Lieberson Piano Concerto
Peter Lieberson's Piano Concerto is a big work, even for a 40-year-old American composer in his prime. It raises big issues, creates big problems, and not just because of its 40-minute length. The composerhs disillusionment with the attributes of avant-garde style may be understandable, but to tackle the consequences on such a large scale, and in a genre that can so easily set up so many associations with works as original as they are traditional, is to take a whole series of very considerable risks.
The biggest thing about the Concerto is its Buddhist subtext, since the three movements apparently reflect an interpretation od the Buddhist apprehension of earth, man and heaven. Those qualified to judge may believe that the music's inspiration matches this grand design. On a more mundane level, however, I can't feel that the music's inspiration matches either its length or its density.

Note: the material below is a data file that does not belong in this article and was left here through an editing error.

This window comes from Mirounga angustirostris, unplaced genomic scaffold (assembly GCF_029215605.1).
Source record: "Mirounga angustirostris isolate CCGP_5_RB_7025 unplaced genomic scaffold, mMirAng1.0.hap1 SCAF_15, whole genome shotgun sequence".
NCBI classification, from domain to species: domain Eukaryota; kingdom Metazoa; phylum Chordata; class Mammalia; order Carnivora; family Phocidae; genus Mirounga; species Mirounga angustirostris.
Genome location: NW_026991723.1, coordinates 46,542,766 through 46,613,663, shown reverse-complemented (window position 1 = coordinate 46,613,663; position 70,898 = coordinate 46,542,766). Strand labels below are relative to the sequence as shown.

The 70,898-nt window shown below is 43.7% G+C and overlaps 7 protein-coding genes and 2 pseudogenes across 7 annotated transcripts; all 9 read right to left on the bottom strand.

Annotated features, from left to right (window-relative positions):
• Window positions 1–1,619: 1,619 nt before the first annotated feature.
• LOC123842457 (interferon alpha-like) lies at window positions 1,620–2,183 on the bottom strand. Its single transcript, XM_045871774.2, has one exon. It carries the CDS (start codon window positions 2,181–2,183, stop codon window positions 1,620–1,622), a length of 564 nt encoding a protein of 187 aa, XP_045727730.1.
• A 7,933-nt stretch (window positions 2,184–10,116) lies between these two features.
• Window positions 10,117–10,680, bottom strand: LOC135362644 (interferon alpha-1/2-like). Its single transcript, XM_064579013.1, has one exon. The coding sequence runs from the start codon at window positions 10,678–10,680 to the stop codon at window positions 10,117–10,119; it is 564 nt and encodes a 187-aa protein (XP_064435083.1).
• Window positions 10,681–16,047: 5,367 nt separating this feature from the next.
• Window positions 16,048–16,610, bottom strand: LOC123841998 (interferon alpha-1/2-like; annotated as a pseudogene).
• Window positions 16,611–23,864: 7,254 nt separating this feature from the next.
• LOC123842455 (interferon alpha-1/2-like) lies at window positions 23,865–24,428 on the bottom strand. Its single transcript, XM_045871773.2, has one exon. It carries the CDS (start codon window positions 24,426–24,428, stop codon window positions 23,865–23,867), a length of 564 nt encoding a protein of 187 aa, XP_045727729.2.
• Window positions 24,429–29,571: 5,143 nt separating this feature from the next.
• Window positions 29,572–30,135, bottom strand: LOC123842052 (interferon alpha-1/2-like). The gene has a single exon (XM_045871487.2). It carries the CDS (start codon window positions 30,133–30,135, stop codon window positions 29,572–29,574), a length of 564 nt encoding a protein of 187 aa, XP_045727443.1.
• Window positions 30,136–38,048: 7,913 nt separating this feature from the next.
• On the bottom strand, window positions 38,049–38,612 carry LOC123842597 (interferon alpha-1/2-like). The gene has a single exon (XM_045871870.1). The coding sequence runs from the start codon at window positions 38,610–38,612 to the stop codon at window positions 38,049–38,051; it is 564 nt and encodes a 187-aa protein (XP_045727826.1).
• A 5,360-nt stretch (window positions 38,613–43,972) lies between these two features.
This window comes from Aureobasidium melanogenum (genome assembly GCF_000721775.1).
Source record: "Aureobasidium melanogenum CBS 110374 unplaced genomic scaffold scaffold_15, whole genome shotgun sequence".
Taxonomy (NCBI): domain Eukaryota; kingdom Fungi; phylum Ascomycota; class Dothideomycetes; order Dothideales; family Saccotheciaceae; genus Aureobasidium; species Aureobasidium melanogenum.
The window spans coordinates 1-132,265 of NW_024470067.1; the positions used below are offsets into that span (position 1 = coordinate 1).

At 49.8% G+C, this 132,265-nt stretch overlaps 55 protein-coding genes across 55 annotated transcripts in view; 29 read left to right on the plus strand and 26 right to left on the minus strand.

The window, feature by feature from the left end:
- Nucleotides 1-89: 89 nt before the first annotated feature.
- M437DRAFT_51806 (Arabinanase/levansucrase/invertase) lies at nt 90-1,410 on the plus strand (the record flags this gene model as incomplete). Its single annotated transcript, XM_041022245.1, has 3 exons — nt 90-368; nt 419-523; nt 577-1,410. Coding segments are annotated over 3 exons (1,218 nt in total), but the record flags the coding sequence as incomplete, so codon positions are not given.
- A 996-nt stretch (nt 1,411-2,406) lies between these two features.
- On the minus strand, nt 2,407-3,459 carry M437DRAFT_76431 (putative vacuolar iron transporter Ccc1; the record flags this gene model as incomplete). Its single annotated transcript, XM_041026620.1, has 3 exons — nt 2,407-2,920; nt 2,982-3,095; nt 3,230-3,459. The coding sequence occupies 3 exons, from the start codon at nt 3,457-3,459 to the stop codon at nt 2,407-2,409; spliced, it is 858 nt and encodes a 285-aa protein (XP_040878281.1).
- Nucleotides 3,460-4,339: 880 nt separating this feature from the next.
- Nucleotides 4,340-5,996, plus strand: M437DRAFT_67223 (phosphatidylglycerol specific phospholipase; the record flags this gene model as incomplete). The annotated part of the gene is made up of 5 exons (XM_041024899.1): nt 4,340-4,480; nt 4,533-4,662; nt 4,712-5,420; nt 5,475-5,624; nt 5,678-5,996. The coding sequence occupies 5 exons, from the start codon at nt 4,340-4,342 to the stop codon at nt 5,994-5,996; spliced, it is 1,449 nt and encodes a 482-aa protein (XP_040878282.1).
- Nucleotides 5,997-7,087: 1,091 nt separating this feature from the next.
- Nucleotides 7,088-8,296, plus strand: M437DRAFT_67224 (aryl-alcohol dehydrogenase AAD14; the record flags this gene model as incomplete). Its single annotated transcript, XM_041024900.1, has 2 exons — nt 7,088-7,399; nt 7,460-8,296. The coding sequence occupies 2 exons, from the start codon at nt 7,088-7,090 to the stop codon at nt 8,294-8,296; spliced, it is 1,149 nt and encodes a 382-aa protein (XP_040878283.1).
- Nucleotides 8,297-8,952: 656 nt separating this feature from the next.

Much of the time, textures are more substantial than ideas, and music in such a relatively traditional style needs motives, basic thematic elements which seize the listener's attention and force him to follow their evolutionary adventures, if it is not to seem pretentious or aimless. Whatever the strength of Lieberson's religious convictions, therefore, the purely musical sources of the Concerto simply do not seem vital enough, and some undeniably striking and inventive writing in the third movement cannot compensate for such a pervasive gap between reach and grasp.
A rather more clinical acoustic might have served the recording better. The performance seems adequate, without perhaps 'taking off' in the way the music ideally demands.'